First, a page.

Recap of some of 2017 Florida Realtors biggest legislative victories:
• Cap on estoppel certificate fees — Sellers of properties who live in an HOA, condo association or co-op will be happy to learn that there will be a limit to the amount they’ll pay for an estoppel certificate, a document that informs a buyer if the seller is current with their dues and assessments. SB 398 (Sen. Passidomo, R-Naples) caps estoppel certificate fees at $250 for unit owners who are current in their assessments. Associations may charge an additional $100 for expedited estoppel certificates (delivered within three business days) and another $150 to owners who are delinquent in their assessments. The bill sets the price of estoppel certificates for multiple units owned by the same person, and establishes a uniform, statewide format that ensures buyers and closing agents receive the appropriate information needed to close the real estate transaction. This bill also requires certificates to be valid for 30 days if delivered electronically or 35 days if delivered by mail. Effective: July 1, 2017.
• 10 percent tax cap on non-homestead property taxes — In 2008, voters approved Amendment 1, which created a 10 percent cap on the annual increase of property taxes for all non-homestead properties. The 2008 amendment sunsets on Jan. 1, 2019, unless renewed in the 2018 general election. HJR 21 (Rep. Colleen Burton, R-Lakeland) puts the question before voters again in November 2018. Unlike the 2008 referendum, which had a 10-year lifespan, HJR 21 would make the cap permanent.
• More than $270 million for affordable housing projects — The affordable housing programs received their highest funding level in a decade, with $137 million coming from the state and local government housing trust funds and $113 million from the Florida Housing Guarantee Fund. There is also more than $22 million in additional funds for housing projects/services around the state, such as programs for individuals who are homeless. These funds will go a long way in helping Floridians achieve the dream of homeownership with down payment assistance. They also provide rental assistance and housing rehabilitation to Florida’s homeless, veterans and persons with disabilities.
The Legislature also passed several bills designed to hold down property taxes:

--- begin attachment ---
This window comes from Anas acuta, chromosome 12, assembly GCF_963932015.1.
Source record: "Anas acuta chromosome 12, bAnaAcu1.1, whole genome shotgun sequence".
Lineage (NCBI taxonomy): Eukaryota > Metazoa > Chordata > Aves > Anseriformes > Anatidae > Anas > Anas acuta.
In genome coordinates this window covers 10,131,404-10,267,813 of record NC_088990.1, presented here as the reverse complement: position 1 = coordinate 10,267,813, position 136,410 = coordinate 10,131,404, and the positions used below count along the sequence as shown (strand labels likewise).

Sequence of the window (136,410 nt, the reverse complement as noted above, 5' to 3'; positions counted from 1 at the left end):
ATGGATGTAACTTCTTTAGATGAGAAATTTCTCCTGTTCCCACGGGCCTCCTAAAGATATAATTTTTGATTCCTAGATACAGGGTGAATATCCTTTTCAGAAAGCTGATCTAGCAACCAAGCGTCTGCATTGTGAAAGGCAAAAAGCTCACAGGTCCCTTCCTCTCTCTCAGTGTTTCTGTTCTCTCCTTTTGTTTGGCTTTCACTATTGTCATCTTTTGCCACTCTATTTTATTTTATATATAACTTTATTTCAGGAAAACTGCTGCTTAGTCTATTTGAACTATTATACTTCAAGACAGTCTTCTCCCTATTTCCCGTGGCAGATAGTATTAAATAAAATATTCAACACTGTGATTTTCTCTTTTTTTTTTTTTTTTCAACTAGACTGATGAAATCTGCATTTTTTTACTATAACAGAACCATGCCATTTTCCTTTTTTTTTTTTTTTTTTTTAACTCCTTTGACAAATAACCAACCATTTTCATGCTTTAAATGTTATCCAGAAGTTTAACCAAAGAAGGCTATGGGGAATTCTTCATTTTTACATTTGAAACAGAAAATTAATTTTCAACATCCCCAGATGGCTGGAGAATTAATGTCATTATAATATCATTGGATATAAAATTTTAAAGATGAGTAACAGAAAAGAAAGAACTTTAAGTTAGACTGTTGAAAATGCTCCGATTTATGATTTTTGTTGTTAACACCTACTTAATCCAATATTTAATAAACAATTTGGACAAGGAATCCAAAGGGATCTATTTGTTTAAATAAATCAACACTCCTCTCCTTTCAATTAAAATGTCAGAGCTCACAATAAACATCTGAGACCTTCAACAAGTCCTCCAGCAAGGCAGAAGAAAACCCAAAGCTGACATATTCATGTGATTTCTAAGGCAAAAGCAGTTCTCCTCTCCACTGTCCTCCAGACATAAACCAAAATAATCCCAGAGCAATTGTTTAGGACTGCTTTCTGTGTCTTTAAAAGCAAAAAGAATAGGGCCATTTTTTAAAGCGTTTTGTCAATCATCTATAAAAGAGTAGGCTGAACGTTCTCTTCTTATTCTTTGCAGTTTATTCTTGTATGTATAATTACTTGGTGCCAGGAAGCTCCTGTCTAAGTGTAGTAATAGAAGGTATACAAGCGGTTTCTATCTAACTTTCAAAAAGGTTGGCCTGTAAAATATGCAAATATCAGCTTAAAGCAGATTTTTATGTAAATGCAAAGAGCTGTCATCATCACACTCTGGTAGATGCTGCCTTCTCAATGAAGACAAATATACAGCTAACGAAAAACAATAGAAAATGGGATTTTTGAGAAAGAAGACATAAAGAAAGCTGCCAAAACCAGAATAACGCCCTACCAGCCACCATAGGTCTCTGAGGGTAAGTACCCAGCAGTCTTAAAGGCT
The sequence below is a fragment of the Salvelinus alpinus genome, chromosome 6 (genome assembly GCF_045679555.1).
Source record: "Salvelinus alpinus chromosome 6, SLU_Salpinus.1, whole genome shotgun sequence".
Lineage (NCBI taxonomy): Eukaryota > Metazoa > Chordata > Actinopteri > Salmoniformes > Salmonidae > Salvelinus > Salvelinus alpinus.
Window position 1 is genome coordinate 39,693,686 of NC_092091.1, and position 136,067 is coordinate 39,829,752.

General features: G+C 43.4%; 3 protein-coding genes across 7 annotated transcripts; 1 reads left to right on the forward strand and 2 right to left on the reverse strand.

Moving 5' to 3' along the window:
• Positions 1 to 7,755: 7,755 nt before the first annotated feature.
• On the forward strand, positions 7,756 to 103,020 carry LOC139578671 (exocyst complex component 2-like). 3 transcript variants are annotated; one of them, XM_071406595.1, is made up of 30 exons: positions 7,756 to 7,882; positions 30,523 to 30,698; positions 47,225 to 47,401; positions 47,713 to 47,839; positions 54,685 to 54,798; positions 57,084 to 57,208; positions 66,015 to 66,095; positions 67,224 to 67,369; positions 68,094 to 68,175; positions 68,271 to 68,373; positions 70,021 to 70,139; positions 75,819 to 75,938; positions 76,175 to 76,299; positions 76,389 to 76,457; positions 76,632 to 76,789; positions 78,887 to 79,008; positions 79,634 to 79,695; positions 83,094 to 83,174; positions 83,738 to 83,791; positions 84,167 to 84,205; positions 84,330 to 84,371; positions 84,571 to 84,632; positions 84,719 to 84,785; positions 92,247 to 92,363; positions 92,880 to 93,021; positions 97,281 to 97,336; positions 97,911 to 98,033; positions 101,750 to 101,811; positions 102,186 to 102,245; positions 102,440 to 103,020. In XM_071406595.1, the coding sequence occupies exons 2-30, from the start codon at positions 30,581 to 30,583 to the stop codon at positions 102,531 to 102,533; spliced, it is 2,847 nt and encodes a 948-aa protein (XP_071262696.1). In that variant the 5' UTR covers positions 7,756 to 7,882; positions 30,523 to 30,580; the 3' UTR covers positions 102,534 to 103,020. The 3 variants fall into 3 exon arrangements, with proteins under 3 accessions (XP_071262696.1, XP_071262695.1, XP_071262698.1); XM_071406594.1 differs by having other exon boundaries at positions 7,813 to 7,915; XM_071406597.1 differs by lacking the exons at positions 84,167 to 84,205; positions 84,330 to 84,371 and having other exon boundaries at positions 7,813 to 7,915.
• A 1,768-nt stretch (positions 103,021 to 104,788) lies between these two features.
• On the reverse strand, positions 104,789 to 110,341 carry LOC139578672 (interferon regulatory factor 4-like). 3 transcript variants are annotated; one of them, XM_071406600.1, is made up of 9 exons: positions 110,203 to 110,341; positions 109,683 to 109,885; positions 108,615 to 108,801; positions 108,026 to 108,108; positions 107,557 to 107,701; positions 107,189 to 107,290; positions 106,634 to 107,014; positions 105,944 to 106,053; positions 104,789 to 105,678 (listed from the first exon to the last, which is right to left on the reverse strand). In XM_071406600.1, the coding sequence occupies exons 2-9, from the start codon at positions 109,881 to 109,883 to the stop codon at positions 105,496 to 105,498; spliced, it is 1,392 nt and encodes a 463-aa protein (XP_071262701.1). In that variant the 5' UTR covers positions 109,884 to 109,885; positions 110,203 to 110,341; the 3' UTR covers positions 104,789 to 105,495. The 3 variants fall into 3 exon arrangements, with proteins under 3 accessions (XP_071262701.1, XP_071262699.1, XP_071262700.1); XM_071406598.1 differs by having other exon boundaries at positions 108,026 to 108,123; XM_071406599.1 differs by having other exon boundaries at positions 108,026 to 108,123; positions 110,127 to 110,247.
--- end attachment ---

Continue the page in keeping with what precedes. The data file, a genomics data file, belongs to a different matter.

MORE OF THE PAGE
• Additional homestead tax exemption — Representing $645 million (and then increasing in subsequent years) in property tax savings, HJR 7105 (Rep. Mike La Rosa, R-St. Cloud) puts a constitutional amendment on the 2018 ballot that would allow homeowners to shield an additional $25,000 of the value of their home from non-school property taxes. This additional $25,000 would apply the exemption to the portion of values between $100,000 and $125,000. Effective Jan. 1, 2019, if approved by 60 percent of voters.
• Tax exemptions for disabled first responders — HB 455 (Rep. Larry Metz, R-Groveland) implements a constitutional amendment approved by voters in November 2016. It provides a 100 percent homestead tax exemption to first responders who become totally and permanently disabled in the line of duty. The bill also extends the 100 percent exemption to the surviving spouse under certain conditions. The estimated tax savings for these property owners is $4.5 million. Effective: Upon becoming law.
• $600 million in tax relief for property owners — To protect homeowners from higher property taxes resulting from increased education funding, the Legislature agreed to inject $600 million from general revenue into the K-12 education budget. This infusion of funds effectively shields property owners from an increase in local taxes that occurs when property values increase.
Additionally, the Legislature passed a bill concerning flood insurance:
• Grow the private flood insurance market — As Realtors petition Congress to reauthorize the National Flood Insurance Program (NFIP), lawmakers continue to work to attract private flood insurance capital to Florida. HB 813 (Rep. Larry Lee Jr., D-Fort Pierce) accomplishes two primary goals: (1) Rating flexibility for flood insurers is extended from 2019 until 2025 before they must follow guidelines similar to other lines of coverage. Not extending this provision could discourage private insurers from entering the Florida market; (2) insurance agents can place flood policies with surplus lines insurers for two more years — until 2019 — before they must make a “diligent effort” to place the coverage with carriers regulated by the state. Diligent effort requires an agent to seek coverage and be rejected by at least three regulated carriers writing the same type of coverage. Effective: July 1, 2017.
This information was excerpted from Florida Realtors